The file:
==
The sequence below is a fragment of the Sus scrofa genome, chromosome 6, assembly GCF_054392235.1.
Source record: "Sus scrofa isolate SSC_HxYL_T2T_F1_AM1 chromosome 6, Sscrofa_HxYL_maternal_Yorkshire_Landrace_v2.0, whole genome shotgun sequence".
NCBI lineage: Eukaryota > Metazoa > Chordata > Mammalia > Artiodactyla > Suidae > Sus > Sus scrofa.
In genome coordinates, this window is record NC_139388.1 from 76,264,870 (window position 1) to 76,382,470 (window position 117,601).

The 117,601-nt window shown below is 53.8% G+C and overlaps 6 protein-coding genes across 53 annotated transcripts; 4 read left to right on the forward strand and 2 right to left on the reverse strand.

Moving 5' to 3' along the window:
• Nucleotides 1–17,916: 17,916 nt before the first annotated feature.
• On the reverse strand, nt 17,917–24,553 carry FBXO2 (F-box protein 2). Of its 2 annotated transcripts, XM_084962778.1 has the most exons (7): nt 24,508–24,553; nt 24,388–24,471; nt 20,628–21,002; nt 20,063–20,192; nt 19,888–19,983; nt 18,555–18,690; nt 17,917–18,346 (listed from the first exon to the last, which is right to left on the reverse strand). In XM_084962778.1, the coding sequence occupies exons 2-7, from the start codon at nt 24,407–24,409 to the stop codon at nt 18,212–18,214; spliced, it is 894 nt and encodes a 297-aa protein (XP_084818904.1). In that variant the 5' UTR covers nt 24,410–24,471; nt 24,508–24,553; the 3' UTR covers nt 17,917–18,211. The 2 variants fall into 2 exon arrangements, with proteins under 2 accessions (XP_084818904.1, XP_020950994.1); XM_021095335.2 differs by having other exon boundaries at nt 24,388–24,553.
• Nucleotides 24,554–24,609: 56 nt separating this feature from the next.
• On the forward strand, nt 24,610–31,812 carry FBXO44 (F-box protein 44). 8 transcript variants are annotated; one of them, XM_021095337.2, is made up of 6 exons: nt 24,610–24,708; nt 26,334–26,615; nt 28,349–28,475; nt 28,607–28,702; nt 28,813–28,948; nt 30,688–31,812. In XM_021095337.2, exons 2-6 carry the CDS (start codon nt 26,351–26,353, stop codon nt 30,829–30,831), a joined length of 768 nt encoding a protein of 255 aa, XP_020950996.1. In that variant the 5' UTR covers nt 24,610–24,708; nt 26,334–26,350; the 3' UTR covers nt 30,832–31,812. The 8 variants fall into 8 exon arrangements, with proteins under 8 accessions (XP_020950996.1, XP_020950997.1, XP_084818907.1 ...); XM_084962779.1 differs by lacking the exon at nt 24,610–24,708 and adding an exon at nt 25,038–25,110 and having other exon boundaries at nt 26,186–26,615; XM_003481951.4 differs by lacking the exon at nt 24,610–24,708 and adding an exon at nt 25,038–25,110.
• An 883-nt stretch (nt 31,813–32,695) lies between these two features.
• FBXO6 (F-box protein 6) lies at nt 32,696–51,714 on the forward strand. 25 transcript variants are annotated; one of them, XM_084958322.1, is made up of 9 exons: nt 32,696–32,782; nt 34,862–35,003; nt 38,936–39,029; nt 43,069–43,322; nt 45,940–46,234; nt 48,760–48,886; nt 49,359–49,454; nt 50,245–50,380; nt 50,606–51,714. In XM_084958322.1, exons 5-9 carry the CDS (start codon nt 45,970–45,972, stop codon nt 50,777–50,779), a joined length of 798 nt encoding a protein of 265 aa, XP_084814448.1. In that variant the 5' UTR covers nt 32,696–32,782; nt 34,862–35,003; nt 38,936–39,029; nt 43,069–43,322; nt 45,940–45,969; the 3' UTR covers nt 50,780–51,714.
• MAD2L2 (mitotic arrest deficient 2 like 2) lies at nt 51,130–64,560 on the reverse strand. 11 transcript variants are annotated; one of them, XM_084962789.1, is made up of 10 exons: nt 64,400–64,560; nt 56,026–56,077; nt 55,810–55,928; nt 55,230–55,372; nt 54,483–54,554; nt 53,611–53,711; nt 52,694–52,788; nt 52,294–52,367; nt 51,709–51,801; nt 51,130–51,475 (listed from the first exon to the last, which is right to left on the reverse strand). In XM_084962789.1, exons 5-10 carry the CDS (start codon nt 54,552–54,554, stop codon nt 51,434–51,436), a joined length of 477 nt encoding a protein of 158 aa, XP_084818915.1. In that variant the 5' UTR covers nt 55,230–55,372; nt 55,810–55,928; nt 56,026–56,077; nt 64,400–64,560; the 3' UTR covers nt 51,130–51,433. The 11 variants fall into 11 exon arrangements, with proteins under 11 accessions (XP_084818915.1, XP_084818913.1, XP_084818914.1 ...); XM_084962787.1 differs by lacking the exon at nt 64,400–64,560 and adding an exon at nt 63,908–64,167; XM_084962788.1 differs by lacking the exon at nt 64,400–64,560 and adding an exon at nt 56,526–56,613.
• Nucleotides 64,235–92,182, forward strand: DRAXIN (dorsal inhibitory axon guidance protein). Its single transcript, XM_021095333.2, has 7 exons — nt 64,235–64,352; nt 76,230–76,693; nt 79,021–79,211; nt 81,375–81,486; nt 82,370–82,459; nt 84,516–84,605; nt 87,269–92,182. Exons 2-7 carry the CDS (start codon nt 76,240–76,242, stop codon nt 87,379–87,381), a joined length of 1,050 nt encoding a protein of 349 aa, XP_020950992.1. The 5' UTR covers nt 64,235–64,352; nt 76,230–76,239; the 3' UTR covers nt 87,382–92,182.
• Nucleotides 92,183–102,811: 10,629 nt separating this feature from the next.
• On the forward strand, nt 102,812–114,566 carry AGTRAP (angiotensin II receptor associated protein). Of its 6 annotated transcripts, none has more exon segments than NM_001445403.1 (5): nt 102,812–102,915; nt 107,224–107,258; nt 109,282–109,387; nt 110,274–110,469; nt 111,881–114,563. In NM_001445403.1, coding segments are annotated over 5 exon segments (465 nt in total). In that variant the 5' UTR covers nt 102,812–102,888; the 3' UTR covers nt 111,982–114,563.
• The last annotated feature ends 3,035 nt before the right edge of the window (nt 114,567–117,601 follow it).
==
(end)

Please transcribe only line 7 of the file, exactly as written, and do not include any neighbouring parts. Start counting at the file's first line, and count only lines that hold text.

• Nucleotides 1–17,916: 17,916 nt before the first annotated feature.